According to a survey by the Bank of Montreal, Canadians prefer to buy local products when they grocery shop, and they are willing to pay more for local foods than for imports. Interestingly, BC residents tie with Ontarians for being willing to pay the most for local foods.
How Much Will We Pay for Local Foods?
The survey showed that Canadians are willing to pay an average of 16% more for Canadian produce and 19% more for Canadian meat. That’s not an insubstantial amount – an extra $1.60 to $1.90 for every $10 spent. And a full 91% of those surveyed said they try to buy Canadian vegetables!
Why do Canadians want to buy local foods? The primary reason, according to the survey, is supporting Canadian producers – a benefit mentioned by 28% of those surveyed. Other reasons mentioned by survey participants include freshness, protecting the environment, and food safety.
In a press release announcing the survey findings, David Rinneard, National Manager, Agriculture for BMO Bank of Montreal, explained why he thinks we’re willing to pay more for local foods. “Canadians are becoming increasingly loyal to the notion of buying local food, particularly fruits and vegetables, cheese, beef and poultry,” he said. “Consumers appreciate the quality of food produced by local farm families and recognize the importance of supporting an agricultural sector that accounts for one in eight jobs in Canada.”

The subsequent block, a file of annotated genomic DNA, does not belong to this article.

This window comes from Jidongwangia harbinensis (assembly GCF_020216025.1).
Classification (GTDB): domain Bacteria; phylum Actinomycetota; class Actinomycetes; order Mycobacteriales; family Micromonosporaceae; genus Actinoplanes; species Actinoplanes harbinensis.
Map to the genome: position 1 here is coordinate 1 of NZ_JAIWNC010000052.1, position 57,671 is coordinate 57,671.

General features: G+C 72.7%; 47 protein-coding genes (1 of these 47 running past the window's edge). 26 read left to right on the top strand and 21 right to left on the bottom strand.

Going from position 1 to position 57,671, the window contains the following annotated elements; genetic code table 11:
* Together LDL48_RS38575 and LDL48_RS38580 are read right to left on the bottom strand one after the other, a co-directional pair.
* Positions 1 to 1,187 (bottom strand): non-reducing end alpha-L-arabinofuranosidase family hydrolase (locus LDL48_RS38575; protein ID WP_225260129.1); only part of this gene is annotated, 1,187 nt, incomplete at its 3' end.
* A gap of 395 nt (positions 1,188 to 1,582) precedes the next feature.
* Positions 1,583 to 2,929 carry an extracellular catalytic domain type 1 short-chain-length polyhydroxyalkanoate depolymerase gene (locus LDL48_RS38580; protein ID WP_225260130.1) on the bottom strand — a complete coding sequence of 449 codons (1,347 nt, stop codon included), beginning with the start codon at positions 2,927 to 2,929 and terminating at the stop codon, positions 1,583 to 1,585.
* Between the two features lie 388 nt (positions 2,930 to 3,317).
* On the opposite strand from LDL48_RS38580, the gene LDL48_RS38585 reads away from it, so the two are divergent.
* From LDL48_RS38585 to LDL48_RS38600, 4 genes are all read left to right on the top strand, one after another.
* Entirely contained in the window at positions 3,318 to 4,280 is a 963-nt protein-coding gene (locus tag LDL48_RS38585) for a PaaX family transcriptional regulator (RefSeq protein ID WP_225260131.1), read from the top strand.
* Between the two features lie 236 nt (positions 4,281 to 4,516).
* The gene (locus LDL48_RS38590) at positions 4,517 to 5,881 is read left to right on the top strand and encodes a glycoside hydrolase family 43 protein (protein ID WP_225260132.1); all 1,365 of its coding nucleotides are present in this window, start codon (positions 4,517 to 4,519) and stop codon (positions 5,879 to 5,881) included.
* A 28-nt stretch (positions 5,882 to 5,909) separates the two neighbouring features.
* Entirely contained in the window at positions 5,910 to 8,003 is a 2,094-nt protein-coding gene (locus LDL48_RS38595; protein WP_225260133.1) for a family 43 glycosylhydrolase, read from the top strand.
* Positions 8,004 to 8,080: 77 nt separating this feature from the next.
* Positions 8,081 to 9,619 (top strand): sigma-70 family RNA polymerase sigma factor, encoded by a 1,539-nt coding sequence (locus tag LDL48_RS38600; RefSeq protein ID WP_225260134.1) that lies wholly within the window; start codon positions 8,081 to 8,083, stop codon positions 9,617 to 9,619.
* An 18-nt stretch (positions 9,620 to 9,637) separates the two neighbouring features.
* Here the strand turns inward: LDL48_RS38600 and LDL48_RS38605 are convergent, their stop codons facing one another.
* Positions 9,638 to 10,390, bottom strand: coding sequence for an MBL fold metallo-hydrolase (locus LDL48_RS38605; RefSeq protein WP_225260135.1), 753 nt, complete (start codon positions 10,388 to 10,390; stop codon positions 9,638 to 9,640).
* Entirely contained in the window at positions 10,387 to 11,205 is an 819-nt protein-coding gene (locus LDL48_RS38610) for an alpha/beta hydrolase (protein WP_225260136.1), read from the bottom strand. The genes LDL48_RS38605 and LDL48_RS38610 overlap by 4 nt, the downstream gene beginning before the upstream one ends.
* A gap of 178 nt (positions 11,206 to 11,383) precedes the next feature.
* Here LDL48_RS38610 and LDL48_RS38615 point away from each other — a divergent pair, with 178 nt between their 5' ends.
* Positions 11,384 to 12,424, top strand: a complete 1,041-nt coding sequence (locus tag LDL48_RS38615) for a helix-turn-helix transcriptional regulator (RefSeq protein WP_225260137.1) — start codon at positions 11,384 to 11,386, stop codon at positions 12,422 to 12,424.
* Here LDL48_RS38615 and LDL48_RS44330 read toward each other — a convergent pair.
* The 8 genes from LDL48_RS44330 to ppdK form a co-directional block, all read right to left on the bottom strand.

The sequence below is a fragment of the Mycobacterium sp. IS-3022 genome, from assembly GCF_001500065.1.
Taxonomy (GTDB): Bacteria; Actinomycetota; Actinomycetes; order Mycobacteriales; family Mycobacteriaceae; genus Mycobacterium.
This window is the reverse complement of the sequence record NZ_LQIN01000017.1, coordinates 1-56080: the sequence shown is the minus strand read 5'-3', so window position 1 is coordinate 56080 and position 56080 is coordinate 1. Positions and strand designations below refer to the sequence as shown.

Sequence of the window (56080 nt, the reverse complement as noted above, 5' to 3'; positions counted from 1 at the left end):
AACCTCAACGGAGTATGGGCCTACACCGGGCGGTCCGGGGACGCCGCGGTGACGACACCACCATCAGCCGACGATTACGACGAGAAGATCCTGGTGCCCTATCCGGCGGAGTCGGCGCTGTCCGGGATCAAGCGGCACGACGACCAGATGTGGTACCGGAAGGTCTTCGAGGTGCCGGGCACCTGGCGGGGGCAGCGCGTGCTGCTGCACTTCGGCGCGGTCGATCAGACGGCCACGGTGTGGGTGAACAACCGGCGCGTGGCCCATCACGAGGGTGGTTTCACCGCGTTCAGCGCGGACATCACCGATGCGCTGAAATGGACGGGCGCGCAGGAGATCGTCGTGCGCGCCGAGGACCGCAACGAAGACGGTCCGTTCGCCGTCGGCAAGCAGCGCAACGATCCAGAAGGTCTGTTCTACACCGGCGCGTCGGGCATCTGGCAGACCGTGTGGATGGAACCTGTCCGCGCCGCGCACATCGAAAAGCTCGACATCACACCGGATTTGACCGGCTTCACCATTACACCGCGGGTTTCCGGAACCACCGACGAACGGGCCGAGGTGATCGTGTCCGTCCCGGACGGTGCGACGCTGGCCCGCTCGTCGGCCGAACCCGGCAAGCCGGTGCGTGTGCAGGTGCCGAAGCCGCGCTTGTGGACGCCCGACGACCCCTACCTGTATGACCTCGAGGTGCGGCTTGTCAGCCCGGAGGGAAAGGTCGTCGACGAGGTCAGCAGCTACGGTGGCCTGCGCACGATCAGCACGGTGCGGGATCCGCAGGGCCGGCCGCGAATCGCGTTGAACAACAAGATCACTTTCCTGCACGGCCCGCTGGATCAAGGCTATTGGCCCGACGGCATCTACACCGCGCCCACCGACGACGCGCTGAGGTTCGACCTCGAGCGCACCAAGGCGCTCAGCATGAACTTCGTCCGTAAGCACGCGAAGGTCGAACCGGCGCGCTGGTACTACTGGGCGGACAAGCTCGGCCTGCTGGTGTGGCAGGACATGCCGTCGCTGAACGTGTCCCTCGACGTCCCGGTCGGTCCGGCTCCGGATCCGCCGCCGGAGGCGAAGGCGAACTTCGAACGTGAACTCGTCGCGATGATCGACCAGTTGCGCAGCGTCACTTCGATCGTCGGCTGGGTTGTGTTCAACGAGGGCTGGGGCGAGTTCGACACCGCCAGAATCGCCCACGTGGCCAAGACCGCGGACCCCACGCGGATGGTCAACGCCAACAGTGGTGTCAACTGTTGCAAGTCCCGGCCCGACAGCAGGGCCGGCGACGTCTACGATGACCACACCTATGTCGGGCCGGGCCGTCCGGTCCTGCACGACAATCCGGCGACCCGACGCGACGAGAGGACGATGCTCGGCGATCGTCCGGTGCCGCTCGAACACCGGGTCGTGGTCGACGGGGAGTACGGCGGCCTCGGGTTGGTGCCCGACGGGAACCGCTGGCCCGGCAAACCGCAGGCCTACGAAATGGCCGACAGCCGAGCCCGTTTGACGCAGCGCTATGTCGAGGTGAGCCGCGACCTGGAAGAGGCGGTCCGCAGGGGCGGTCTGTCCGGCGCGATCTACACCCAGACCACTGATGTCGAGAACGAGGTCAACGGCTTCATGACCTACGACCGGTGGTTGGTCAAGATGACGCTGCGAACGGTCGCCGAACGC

An interesting phenomenon is that Canadians tend to be most inclined to buy local foods that have strong ties to their geographic area. That means those of us in BC are most inclined to buy local when shopping for fruit and wine, while Atlantic Canadians are most likely to choose local fish.
Where to Find Local Foods
Eating local is something we talk about a lot at HealthCastle. I am a big proponent of eating local produce when possible simply because fresher produce retains more of its nutrients. Plus, of course, it tastes better, which means you’re more likely to eat it and enjoy it! If you’re hoping to incorporate more local foods into your diet, check out the strategies in these posts:
- A How-To Guide to Local Eating: Four ways to find local foods in your community.
- Farmers’ Markets: A How-To Guide: Tips for finding a farmers’ market near you and making the most of your local produce-shopping day out.
- Local or Not Local? How to Tell the Impostors from the Real Thing: Label-reading strategies to ensure your local food is really local. (Hint: We found “Canada A Grade” frozen berries that were flown in from Chile!)
Tell Us: So, what do you think about the results of this survey? Do you seek out local foods when you shop? And are you willing to pay more for them? Let us know in the comments.